“Cabin crew, take your seats.” The captain’s voice filled the dimly lit business class section of the cabin where Elmer Galway and Bradley Johnston were comfortably seated. British Airways flight 93 from London Heathrow to Toronto’s International Airport was on its final approach to its destination. Galway looked out the window. The aircraft was plunging into a sea of thick clouds and a light drizzle tapped on the window pane. It was the spring of 2000, almost two and a half years from the day Irena Montryan had first come to Oxford to seek Galway’s help for her exhibition and had ended up talking to his former student instead.
Bradley Johnston was looking forward to seeing her again and hoping to have the chance to get to know her better. The next few hours promised to be busy, though. A limousine was to pick them up at the airport and take them to their hotel. They would then have just enough time to check in, freshen up, and get dressed for the evening before being chauffeured down to the museum for the exhibition’s official opening at 7:30 p.m. Many local personalities and officials were expected to attend the reception. Galway would deliver one of the speeches, a foretaste of his talk on the papyrus and the story of its discovery scheduled for the following afternoon.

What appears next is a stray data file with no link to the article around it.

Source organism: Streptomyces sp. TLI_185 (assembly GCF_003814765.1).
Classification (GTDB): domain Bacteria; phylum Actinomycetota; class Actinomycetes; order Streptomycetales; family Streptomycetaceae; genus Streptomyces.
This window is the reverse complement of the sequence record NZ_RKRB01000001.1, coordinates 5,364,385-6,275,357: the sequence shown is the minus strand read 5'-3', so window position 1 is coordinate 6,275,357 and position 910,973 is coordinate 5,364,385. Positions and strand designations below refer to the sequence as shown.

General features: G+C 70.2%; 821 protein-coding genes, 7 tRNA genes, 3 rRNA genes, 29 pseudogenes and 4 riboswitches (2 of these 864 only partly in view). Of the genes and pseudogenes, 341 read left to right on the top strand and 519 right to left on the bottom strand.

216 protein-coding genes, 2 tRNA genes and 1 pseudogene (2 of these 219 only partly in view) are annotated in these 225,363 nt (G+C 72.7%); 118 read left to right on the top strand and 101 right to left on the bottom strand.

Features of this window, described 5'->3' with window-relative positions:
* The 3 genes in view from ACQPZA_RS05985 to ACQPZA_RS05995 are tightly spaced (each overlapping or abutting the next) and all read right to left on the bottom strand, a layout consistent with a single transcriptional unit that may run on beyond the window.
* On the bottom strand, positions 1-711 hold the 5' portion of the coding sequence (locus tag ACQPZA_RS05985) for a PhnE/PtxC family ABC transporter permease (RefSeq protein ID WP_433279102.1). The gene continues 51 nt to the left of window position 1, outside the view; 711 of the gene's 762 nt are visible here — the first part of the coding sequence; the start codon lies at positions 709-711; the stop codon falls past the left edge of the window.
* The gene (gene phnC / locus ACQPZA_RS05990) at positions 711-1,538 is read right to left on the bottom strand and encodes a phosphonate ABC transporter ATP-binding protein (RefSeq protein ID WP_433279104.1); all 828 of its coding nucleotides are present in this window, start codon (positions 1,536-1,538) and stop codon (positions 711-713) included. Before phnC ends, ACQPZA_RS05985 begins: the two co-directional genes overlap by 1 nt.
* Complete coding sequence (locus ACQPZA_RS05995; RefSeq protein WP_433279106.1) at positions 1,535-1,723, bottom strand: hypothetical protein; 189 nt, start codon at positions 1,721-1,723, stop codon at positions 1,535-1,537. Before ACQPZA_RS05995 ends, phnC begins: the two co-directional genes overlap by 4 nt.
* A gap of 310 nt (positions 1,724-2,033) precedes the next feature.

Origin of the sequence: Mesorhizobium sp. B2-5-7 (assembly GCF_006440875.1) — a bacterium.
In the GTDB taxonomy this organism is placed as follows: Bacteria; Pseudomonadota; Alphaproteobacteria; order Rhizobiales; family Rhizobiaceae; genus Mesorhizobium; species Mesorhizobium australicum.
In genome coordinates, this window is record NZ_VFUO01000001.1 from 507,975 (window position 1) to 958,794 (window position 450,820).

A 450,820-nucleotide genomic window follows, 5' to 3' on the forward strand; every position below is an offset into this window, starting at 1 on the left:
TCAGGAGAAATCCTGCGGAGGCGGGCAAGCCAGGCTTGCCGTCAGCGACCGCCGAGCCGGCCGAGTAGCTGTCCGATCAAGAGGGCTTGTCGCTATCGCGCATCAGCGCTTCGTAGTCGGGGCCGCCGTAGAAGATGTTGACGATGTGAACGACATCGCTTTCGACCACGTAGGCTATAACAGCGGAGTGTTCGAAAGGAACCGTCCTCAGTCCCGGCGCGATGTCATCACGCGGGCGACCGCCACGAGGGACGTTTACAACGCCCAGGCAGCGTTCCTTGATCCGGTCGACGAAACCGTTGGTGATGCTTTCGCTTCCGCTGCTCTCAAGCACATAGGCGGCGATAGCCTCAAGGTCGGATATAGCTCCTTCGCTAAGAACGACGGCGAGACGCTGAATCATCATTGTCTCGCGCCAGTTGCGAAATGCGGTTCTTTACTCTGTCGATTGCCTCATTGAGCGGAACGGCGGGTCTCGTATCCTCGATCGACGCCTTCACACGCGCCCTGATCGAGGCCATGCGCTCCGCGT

Bradley, with no official business of his own, would probably be following Galway around and be taken for his assistant—a prospect he didn’t particularly relish. Irena had insisted he should come along too, and since the museum covered the expenses he had accepted the